Even as the Sanner brothers speak earnestly about their yearly Thanksgiving break wrestling matches in their hometown of Indianapolis, they make their brotherly love and deep-rooted chemistry apparent to anyone around them.
“Every time I would come home [from Princeton] for break, I wouldn’t even say a word to him. I would just drop my bags and wrestle him. I would usually win,” Matt explained of his faceoffs with his 18-year-old brother Thomas. But at his sibling’s protests, he admitted, “[We’re] definitely more even now. When he was like 130 pounds it was easy, but now it’s harder ... I can’t lose. He can lose and say, ‘I’ve always lost!’ But even if he beats me once, it’s all downhill from there.”
Reunited once again at Princeton as members of the men’s soccer team, pepper-haired freshman forward Thomas and salt-haired senior forward Matt now share a slightly different dynamic than they did during their days as infrequent wrestling opponents. Most glaringly, the little brother now dwarfs Matt, rather than the other way around.
“He’s my big little brother ... it’s funny because he was really small growing up ... he didn’t really get to play as a freshman on our high school soccer team. Now he’s grown into a string bean,” Matt said.
“Yeah, I think I went into freshman year [of high school] 5 feet 5 inches, 115 pounds. I just sprouted. He’s right; I look a little awkward sometimes since I’m still growing,” Thomas added.
But this year, Thomas, now a staggering 6 feet 3 inches and 185 pounds, has already shared the position of team leader with his brother, albeit in an informal way. While missing what would have been his first Lawnparties, Thomas found plenty of excitement of his own on Sunday, when he scored an eventual game-winning goal in the 27th minute at Villanova, helping the Tigers earn their second victory of the season.
The Wildcats, now 5-2 and one of Princeton’s many Big East opponents this year, had few answers for Matt — who took two notably close shots to start and end the game — and more noticeably, Thomas, who now dominates Princeton’s scoring column with four points. He collected two assists earlier this month against Seton Hall, one of which went to his older brother.
Matt, an All-Ivy selection who shared the Tigers’ top spot with Antoine Hoppenot ’12 during the 2011 season with 14 points, faces some new internal competition in the early 2012 season, this time in the form of his younger brother. The team captain — the first child in the Sanner family among an even two girls and two boys — views himself not only as a brother to Thomas, but also as a fatherly figure for on-campus support.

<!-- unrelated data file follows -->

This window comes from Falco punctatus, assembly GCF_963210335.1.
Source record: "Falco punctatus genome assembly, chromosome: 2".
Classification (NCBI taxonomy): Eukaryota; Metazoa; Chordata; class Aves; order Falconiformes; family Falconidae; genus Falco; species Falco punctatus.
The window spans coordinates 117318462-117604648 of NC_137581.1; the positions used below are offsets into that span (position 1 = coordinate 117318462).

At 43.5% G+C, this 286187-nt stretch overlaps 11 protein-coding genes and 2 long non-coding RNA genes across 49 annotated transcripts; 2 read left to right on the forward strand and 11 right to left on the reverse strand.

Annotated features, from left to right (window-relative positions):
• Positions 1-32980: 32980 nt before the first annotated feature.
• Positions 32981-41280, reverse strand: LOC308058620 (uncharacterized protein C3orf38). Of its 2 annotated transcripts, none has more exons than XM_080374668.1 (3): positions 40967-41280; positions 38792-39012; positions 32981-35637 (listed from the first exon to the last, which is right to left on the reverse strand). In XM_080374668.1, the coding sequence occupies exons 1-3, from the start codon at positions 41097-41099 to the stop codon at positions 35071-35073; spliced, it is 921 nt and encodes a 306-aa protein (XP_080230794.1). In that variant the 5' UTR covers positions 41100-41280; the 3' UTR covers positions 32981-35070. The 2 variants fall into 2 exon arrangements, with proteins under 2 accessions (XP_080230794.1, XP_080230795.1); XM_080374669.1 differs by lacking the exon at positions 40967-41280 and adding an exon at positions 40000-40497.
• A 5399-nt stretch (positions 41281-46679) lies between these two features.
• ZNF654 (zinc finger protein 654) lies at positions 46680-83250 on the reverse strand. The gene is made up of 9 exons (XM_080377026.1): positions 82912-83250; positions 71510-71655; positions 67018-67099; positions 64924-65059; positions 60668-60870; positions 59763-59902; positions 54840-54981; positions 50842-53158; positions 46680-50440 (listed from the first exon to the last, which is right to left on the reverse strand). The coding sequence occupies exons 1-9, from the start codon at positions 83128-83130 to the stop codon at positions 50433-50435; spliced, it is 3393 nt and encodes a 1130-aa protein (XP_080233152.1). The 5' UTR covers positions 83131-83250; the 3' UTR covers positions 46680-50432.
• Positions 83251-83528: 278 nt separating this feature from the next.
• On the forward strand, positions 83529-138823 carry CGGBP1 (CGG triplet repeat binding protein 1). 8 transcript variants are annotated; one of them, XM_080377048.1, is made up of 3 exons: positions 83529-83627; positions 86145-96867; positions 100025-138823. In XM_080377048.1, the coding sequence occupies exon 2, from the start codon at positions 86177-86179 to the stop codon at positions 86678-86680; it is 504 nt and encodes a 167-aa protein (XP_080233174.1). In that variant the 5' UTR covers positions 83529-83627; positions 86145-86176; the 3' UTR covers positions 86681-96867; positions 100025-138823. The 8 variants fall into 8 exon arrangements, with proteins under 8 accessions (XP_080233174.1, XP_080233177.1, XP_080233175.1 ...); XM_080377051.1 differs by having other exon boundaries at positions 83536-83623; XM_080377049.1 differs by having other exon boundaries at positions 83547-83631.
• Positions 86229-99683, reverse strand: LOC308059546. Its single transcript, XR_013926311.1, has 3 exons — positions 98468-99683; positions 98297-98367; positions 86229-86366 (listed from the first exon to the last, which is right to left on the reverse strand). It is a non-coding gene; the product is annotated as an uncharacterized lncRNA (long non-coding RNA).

“I’m just trying to tell him that through my three years now, I’ve made mistakes in the academic world and soccer, so I’m trying to coach him a little bit,” Matt said. “He’s his own person, and he is going to make his own mistakes, but I just want him to try to avoid the major ones that I made and point him in the right direction.”
Even from an early age, the more soft-spoken brother Thomas said, “I looked up to [Matt] as a role model because he did the same stuff that I wanted to do — obviously with soccer, and then he’s always been pretty ‘popular,’ I guess. And I definitely go to him for advice. Life advice, soccer advice, everything.”
Matt’s support for his brother peaked when they were 12 and eight years old, during a harrowing experience on the water.
“I saved this dude’s life — it was unbelievable,” Matt said. “We used to live in this house, and there was a big creek behind it, back through this field. It had rained a ton two days before ... so to us little kids, this creek seemed like a class-five rapid. My dad goes back and is like, ‘We are gonna raft this thing!’ We were so excited. Stupid idea. We go back and blow up a little four-person raft with these dumb little paddles. My brother and I, plus our sister and dad, get in this raft. My dad is not a small guy, so we try to balance out the boat with my brother and I on one side, and my dad and sister Kate on the other side.”
“Of course, we didn’t have jackets. It was like redneck rafting,” he continued. “We hit a tree and flipped under it — and this is like the most memorable moment ever for me — I just look up dazed and confused, and I look back and see Thomas. My dad just screams, ‘Matthew, get Thomas!’ I was heavier, so I guess I went downstream first. So I grab onto this tree branch, and once I catch Thomas, the tree branch breaks!”
“No, this is what happened,” Thomas claims. “We both grabbed onto a branch. He got out; I wasn’t strong enough, so I was holding onto a log but getting pushed down the river. Matt finally told me to let go when he was five feet from me, and he finally got me after I pushed him down for a while because I was rattled and trying to stay afloat.”
To add to the madness, Matt says, “This hillbilly rafting was on Mother’s Day — we went without our mom. She was obviously scared when she heard this. I still don’t think she knows the whole story; she probably wouldn’t be happy with Dad.”
While Matt has had age and size on his side throughout the years, the “big little brother,” Thomas, now provides the older Sanner with friendly competition and support of his own. As Matt embarks on his senior year and hopes to earn a spot in the 2013 Major League Soccer draft, he will lean on his “more studious” brother for both soccer and life advice. Hopefully, that won’t have to include the return of a life-saving favor.
Original URL: http://www.dailyprincetonian.com/2012/09/19/31151/